1. A method for producing a urethane elastomer from an isocyanate prepolymer and a diamine reactive therewith to produce the elastomer, said method comprising producing a stabilized prepolymer by mixing therewith while at a temperature sufficiently high that the prepolymer is a liquid, from 0.1 to 1.0 equivalent per equivalent of NCO in the prepolymer, of a triazole selected from the group consisting of 1,2,3-benzotriazole, 1,2,3-tolyltriazoles and mixtures thereof, with the proviso that the amount of triazole mixed with the prepolymer is sufficient to increase the pot life of a mixture of the prepolymer with the diamine but insufficient to cause substantial impairment of the physical properties of the cured elastomer, mixing a substantially equivalent amount of the diamine with the stabilized prepolymer, and heating the resulting composition to produce the elastomer.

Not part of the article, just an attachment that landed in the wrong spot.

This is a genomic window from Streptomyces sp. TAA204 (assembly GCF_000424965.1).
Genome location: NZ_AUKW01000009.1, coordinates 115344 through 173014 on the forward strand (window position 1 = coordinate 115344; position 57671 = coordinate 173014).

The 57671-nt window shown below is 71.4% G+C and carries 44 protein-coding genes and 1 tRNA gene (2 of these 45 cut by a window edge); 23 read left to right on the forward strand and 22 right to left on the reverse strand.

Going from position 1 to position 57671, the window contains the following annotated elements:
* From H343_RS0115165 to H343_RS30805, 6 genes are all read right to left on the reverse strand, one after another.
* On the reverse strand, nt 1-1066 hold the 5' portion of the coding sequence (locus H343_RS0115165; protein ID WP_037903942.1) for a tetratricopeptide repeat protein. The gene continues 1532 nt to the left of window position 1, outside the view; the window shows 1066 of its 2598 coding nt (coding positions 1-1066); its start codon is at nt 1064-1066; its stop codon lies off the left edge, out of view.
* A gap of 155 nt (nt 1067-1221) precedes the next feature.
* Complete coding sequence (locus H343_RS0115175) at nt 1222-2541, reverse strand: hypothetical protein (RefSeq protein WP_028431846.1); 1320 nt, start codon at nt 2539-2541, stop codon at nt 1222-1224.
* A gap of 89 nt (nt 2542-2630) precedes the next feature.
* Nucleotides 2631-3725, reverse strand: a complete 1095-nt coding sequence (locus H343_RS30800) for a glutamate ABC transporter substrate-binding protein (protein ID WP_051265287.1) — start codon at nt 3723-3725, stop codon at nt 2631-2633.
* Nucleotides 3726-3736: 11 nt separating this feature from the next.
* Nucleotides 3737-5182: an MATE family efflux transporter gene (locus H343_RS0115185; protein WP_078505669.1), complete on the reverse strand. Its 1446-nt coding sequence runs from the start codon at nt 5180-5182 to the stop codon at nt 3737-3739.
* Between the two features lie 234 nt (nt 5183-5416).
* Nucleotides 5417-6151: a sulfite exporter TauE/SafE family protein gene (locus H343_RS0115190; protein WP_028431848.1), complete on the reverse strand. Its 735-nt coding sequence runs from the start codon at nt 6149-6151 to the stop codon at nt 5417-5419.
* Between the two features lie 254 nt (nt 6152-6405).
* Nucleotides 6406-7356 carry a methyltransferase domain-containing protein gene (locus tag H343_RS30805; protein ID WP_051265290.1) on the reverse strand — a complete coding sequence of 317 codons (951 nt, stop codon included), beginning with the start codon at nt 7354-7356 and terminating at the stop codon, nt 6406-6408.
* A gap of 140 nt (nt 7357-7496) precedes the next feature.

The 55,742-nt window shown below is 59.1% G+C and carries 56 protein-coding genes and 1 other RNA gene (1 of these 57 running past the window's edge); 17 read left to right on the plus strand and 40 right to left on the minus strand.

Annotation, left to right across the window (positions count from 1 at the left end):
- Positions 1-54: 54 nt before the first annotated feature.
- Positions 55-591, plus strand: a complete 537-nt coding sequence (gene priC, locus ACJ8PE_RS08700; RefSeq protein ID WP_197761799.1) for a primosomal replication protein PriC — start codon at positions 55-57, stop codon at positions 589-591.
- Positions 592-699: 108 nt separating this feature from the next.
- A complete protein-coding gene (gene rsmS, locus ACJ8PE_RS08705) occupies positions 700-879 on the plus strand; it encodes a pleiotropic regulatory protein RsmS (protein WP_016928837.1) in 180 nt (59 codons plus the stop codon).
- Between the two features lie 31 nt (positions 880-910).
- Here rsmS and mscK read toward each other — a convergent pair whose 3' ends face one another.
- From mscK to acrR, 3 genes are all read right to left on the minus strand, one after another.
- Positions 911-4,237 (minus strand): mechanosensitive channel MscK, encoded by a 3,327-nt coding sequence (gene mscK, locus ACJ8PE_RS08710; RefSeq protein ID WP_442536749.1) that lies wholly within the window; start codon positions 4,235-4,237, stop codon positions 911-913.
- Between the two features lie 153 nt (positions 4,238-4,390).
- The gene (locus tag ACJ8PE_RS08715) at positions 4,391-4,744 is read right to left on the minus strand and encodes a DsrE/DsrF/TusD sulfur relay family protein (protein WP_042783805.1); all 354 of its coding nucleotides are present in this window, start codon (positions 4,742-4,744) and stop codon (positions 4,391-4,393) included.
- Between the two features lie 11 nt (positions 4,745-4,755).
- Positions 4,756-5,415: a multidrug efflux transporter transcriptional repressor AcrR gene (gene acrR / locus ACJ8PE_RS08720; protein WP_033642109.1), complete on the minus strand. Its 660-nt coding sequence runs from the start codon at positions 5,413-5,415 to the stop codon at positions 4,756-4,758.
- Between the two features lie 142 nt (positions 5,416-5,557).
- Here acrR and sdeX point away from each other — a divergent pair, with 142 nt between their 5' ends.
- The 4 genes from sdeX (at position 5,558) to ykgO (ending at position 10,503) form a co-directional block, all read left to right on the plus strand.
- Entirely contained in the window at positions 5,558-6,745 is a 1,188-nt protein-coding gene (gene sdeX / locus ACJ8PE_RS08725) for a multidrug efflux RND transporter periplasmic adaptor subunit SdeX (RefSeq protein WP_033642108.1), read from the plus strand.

2. A urethane elastomer produced by the method of claim 1.
3. A urethane elastomer as claimed in claim 2 wherein the unhindered diamine is 4,4'-methylene dianiline.
4. A urethane elastomer as claimed in claim 2 wherein the unhindered diamine is m-phenylene diamine.
5. A urethane elastomer as claimed in claim 2 wherein the unhindered diamine is 1,3-bis(amino-methyl) cyclohexane.
6. A urethane elastomer as claimed in claim 2 wherein the unhindered diamine is m-xylylene diamine.
7. A urethane elastomer as claimed in claim 2 wherein the unhindered diamine is isophorone diamine.